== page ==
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The Canadian Network for Mood and Anxiety Treatments (CANMAT) task force recommendations for the management of patients with mood disorders and comorbid conditions

Roger S. McIntyre, MD, FRCPC

Mood Disorders Psychopharmacology Unit, University Health Network, Departments of Psychiatry and Pharmacology, University of Toronto, Toronto, Ontario, Canada

Ayal Schaffer, MD, FRCPC

Mood and Anxiety Disorders Program, Sunnybrook Health Sciences Centre, Department of Psychiatry, University of Toronto, Toronto, Ontario, Canada

Serge Beaulieu, MD, PhD, FRCPC

Douglas Mental Health University Institute, Department of Psychiatry, McGill University, Montréal, Québec, Canada

Annals of Clinical Psychiatry 2012;24(1):2-3

Results from epidemiological and clinical studies indicate that psychiatric and medical comorbidity occurs at a high rate among individuals with major depressive disorder (MDD) and bipolar disorder (BD). Comorbidity in mood disorders has diagnostic, prognostic, therapeutic, and conceptual implications. For example, comorbid substance use may obscure an underlying mood disorder, delay initiation of treatment, alter the determination of the most appropriate therapy, and challenge the clinician’s development of an etiological understanding of the patient’s condition. Moreover, an association between comorbid conditions and more complicated mood disorder presentations has been documented, with evidence of increased rates of chronicity, non-recovery, suicidality, and premature mortality in comorbid patients. From a treatment perspective, the probability of achieving full recovery from an index affective episode is significantly decreased in the presence of comorbidity, and in many cases, treating a comorbid condition could inadvertently disrupt management of the mood disorder (eg, using antidepressants to treat an anxiety disorder in an adult with bipolar I disorder).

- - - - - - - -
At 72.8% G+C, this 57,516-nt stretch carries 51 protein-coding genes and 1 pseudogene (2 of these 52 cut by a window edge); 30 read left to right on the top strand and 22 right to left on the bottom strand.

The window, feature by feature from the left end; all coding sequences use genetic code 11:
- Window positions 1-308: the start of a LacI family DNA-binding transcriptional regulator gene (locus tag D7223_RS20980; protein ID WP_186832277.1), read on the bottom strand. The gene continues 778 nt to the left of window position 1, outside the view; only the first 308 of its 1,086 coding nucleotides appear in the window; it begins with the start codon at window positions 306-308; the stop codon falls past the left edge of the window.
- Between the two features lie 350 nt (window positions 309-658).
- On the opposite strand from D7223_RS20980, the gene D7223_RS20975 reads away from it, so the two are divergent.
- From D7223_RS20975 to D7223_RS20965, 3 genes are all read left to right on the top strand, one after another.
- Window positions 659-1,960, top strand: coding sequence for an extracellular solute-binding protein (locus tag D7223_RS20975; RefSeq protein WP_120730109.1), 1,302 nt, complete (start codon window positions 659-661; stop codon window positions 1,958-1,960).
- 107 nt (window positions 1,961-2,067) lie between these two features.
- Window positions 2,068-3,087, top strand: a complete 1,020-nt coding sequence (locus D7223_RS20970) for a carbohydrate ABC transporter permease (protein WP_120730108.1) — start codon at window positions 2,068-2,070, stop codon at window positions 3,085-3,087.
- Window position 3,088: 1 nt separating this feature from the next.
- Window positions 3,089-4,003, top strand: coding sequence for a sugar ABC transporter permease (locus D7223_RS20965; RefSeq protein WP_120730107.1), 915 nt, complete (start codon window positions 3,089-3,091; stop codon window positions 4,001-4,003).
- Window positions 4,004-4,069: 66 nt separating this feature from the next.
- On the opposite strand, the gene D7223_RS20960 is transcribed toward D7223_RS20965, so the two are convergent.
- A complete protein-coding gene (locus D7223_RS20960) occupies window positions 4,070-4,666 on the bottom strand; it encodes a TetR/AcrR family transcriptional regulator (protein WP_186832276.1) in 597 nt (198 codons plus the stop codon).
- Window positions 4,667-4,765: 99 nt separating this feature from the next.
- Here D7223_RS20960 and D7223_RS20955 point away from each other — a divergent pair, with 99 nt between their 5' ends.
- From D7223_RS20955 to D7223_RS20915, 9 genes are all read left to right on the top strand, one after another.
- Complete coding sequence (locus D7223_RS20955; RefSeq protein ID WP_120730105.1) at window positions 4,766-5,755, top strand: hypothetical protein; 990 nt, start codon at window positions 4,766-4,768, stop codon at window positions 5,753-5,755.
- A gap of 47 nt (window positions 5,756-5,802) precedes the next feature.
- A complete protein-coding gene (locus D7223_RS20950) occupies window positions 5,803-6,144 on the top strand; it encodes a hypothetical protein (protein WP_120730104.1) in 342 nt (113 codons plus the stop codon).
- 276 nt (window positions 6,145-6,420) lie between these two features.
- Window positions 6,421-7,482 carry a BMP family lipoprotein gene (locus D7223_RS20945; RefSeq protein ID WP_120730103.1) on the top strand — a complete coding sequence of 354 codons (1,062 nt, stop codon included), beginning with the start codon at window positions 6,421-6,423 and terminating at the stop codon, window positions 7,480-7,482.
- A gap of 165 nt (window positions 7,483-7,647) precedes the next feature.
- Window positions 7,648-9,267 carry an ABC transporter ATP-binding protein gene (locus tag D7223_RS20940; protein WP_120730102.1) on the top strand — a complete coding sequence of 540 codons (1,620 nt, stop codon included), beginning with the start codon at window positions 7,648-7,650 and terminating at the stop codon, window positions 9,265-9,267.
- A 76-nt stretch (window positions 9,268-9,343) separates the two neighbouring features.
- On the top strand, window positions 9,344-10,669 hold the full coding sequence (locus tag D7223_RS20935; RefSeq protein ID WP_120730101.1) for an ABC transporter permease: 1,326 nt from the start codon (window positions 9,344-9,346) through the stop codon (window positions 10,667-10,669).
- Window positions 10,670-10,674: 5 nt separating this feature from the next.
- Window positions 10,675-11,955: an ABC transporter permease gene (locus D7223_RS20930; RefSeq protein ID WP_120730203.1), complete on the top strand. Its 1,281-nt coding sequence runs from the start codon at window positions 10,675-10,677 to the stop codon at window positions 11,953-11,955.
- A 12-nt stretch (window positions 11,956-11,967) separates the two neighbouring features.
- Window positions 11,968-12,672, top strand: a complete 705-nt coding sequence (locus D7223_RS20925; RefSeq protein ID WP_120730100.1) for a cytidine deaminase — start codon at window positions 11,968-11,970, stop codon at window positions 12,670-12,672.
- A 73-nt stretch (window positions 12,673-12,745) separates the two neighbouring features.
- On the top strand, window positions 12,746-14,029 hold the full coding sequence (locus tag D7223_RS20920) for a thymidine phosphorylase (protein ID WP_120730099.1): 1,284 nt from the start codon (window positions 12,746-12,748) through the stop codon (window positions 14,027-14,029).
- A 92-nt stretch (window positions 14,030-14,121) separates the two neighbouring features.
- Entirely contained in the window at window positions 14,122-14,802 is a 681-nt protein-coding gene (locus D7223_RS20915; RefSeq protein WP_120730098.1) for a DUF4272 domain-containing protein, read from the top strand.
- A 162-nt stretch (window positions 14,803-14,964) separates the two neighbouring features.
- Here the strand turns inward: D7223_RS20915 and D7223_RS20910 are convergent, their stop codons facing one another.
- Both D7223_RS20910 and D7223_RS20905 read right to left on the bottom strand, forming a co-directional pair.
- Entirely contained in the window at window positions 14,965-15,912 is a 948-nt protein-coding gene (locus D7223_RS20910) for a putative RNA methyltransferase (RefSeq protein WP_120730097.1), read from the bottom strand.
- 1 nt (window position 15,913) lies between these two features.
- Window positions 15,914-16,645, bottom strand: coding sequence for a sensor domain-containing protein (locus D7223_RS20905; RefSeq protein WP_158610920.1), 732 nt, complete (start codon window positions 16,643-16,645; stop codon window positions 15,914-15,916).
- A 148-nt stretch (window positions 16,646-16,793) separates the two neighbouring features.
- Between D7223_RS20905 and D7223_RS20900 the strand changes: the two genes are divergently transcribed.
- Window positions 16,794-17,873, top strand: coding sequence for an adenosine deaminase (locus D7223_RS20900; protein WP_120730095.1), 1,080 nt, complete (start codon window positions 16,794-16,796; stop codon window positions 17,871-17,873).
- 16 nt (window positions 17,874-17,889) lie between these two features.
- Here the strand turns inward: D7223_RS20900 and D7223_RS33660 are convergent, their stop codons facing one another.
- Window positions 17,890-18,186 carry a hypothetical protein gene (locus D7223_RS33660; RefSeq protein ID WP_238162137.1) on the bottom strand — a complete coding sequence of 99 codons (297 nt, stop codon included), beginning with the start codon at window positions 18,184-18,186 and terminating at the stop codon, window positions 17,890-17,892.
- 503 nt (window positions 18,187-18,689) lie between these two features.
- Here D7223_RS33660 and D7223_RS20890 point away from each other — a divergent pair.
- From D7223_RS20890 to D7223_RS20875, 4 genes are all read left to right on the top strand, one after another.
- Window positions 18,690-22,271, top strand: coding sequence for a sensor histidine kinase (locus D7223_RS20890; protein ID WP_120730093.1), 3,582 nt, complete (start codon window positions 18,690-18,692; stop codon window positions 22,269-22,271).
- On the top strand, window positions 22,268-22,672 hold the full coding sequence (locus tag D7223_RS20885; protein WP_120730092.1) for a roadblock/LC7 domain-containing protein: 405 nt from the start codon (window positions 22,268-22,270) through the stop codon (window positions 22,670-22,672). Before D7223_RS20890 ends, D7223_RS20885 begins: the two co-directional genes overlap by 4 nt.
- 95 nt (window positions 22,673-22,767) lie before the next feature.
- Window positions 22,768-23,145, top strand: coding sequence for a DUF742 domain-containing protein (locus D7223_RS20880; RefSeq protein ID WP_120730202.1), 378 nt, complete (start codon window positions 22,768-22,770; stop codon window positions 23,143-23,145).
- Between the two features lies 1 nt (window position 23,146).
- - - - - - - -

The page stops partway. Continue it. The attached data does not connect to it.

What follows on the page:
At the conceptual level, it has been discussed that comorbid conditions represent discrete entities comorbid with the mood disorder. The available evidence, however, may not support such an unambiguous assertion. For example, it has been hypothesized that a pathophysiological nexus may subserve some comorbid conditions in mood disorders (eg, activation of the hypothalamic-pituitary-adrenal axis in individuals who are overweight or obese and have a mood disorder). Moreover, what is labeled as “comorbid” may be a phenomenological variant of the mood disorder. For example, it is not uncommon for individuals who had attention-deficit/hyperactivity disorder (ADHD) as children to declare themselves as having BD as adults. In some instances, the ADHD phenotype is no longer apparent (ie, heterotypic continuity) while in others, the ADHD persists as a “comorbid” condition preceding BD onset. Taken together, there is a clinical and research importance ascribed to comorbidity in mood disorders that is relevant to clinicians and researchers caring for individuals with mood disorders across the life span.

The upcoming release of DSM-5 will further the debate on the best classification system for comorbidity, with dimensional measures of anxiety and substance use given prominence in the mood disorders category. While highlighting the broad symptomatic expression of these conditions, further efforts are needed to determine the prognostic and treatment relevance of dimensional and categorical systems for comorbidity.